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How to go from zero to 100,000 users with $0 in marketing

Nearly all early-stage startups have a very limited cash flow, meaning that founders have to be picky about where funds go and why. When it comes to marketing, entrepreneurs are faced with a tough decision: spend limited resources on marketing, or inject funds into product development, following the mantra, “build it and they will come.” Although it is common for founders to feel that they have to choose between these two roads, it’s also possible to implement creative “guerrilla” tactics for marketing in the early days. Here’s how my company attracted 100,000 users in six months without spending a cent on marketing.

Social media tactics

Thanks to social media, it’s become much easier to reach out to influencers and potential customers. However, because it’s that much easier to do, that means you have more competition when reaching out to people you don’t know — so you have to find unique ways to stand out. When we began building our user base, we conducted constant searches on Twitter for topics that might lead us to users or influencers. We searched for “notes” and “online forms” until we found individuals with a strong presence online who were perceived as thought leaders in the industry. From there, we reached out and asked what they thought about our product. It was important that we didn’t make any big asks upfront; we simply offered an up-close look at our early stage product. Many influencers we connected with were happy to write about our product once they tried it, which proved that we had a strong offering  and helped us to reach new users who trusted the influencers who were talking about Transpose.

The pseudo-partnership

Our product has an intricate backend that relies on data mining and sophisticated coding, so we knew that we had to find a more “focused” way of describing at least one thing that we do well to avoid overwhelming early users. To do this, we tried a unique tactic: we carefully attached ourselves to a well-known product, Evernote, even though our offering was much more complex and different. By positioning ourselves as an “Evernote app” early on, we attracted users who appreciate structure, organization, and information storage (characteristic of Evernote’s user base). As we picked up users as an add-on for Evernote, many customers realized that our platform performed just as well as a note-taking solution — but also offered many more capabilities. At one point, we were pretty excited to have Lifehacker mention us as an Evernote add-on, back when we were still Kustom Note (even though it was just in the comment section).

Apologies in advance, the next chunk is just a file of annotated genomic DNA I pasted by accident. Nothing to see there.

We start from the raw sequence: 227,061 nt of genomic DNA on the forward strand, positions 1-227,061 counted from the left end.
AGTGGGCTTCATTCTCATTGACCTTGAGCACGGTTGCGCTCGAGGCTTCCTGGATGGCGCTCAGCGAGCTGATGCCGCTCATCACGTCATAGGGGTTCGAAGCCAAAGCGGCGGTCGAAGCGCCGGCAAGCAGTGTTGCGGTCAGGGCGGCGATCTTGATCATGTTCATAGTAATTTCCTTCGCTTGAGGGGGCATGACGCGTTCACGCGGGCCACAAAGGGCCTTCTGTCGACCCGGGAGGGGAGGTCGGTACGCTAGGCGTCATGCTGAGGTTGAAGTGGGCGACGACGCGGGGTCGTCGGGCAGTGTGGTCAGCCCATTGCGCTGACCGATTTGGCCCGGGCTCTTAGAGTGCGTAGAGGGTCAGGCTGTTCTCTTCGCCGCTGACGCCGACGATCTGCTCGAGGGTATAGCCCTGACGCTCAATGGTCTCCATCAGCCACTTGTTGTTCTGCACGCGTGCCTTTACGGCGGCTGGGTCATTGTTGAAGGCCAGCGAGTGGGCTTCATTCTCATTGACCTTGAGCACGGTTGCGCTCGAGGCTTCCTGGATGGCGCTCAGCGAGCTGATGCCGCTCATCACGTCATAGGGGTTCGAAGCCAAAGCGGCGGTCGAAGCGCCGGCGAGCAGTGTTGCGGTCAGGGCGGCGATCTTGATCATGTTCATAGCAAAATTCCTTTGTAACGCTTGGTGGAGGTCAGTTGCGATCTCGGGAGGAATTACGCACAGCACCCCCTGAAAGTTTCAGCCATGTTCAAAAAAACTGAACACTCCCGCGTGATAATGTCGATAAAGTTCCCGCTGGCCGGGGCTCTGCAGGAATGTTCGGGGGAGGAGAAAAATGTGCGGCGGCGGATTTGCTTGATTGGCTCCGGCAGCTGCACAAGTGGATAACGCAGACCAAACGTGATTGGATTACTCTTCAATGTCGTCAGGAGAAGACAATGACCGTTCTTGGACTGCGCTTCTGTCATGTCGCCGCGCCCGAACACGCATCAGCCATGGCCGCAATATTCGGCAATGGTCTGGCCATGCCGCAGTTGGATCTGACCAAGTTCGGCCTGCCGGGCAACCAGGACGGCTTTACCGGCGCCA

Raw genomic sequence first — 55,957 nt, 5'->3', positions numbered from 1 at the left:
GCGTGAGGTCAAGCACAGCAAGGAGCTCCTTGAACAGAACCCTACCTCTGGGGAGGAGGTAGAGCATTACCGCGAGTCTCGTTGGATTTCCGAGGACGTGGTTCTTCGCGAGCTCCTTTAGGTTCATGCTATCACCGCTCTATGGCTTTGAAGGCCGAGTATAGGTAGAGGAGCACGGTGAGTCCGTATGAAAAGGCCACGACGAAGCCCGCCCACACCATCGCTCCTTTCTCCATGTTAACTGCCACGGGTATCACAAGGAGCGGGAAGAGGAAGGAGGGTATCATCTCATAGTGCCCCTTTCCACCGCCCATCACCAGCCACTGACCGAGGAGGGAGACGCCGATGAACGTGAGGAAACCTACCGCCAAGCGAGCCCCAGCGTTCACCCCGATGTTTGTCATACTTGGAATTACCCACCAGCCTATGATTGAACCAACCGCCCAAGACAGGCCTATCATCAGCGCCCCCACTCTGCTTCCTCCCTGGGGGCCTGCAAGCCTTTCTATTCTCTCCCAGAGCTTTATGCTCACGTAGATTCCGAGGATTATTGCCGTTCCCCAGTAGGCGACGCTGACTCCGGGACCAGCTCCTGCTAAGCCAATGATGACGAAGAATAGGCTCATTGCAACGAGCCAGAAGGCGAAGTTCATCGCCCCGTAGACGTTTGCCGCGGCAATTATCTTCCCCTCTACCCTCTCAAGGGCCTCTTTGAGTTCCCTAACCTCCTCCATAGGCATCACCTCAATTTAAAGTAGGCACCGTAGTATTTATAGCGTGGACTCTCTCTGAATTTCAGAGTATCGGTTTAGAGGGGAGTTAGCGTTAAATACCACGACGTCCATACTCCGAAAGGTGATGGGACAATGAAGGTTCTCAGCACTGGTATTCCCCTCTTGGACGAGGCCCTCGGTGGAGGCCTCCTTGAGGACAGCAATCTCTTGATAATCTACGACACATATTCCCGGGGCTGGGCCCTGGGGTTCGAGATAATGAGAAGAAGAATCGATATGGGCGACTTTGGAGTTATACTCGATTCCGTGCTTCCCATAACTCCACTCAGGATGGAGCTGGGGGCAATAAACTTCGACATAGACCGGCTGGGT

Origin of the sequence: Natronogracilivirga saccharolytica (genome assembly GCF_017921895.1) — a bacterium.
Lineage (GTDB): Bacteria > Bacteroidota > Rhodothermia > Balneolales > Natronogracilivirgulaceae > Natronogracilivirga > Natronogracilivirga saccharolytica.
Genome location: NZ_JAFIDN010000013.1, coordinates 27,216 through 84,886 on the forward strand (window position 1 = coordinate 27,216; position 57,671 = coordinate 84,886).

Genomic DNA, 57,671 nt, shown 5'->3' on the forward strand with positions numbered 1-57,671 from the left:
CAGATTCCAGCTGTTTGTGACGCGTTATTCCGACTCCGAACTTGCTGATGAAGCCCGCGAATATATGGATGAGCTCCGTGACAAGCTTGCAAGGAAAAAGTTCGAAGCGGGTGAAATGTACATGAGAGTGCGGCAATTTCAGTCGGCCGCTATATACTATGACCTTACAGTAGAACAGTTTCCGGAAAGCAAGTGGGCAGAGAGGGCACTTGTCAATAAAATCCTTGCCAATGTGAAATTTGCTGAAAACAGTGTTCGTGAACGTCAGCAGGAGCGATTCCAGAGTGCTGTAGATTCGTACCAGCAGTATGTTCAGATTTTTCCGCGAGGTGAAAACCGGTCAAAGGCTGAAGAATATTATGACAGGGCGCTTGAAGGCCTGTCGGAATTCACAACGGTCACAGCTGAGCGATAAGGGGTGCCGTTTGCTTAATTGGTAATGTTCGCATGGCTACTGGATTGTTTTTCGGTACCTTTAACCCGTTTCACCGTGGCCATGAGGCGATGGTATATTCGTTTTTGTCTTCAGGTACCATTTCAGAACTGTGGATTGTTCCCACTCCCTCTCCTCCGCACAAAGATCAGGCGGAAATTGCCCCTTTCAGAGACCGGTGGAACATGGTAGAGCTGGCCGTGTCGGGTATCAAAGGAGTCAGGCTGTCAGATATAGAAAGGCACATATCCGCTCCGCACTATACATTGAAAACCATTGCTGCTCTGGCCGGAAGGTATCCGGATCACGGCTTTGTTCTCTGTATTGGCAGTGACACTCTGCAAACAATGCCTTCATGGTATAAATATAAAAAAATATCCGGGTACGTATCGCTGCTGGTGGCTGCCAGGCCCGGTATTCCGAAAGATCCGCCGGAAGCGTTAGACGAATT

Lifehacker MEntion.png

Warning: adopting this tactic is risky, because it can permanently pigeon-hole your offering or dilute what your product really does. We took the risk knowing that we would have to work extra hard one day to differentiate ourselves from Evernote.

Engineered virality

Virality is always described as a way of broadcasting: Instagram, Facebook, Spotify feeds…when you give your users a way to share information publicly with each other, it’s easier to build buzz and following. We took another risk by creating a public community of users on Transpose. We gave our users the ability to publicize, share, and copy one another’s templates and organization solutions via Transpose, knowing that it was possible that our public community could expose weak points: not enough users, poor quality of user-generated templates, etc. Luckily, our users began creating templates that fell naturally into categories like education or project management, and these sub-categories served users well as they learned more about what Transpose can do. In this way, we were able to build our own virality around shared knowledge and expertise. By allowing our users to share their work, we grew massively across many verticals.

About the author: 

Hussein Ahmed is the founder and CEO of Transpose, a tech startup based in Seattle, WA, USA. Transpose is a smart workspace for business teams to manage projects, collaborate with one another, and conduct various business operations all in one place. Before launching Transpose, Hussein worked for Amazon as a Software Development Manager and has built numerous startup projects including Bondeebo.com, Nastafty.com, and Pikita.com. Hussein has a PhD in Computer Science from Virginia Tech.

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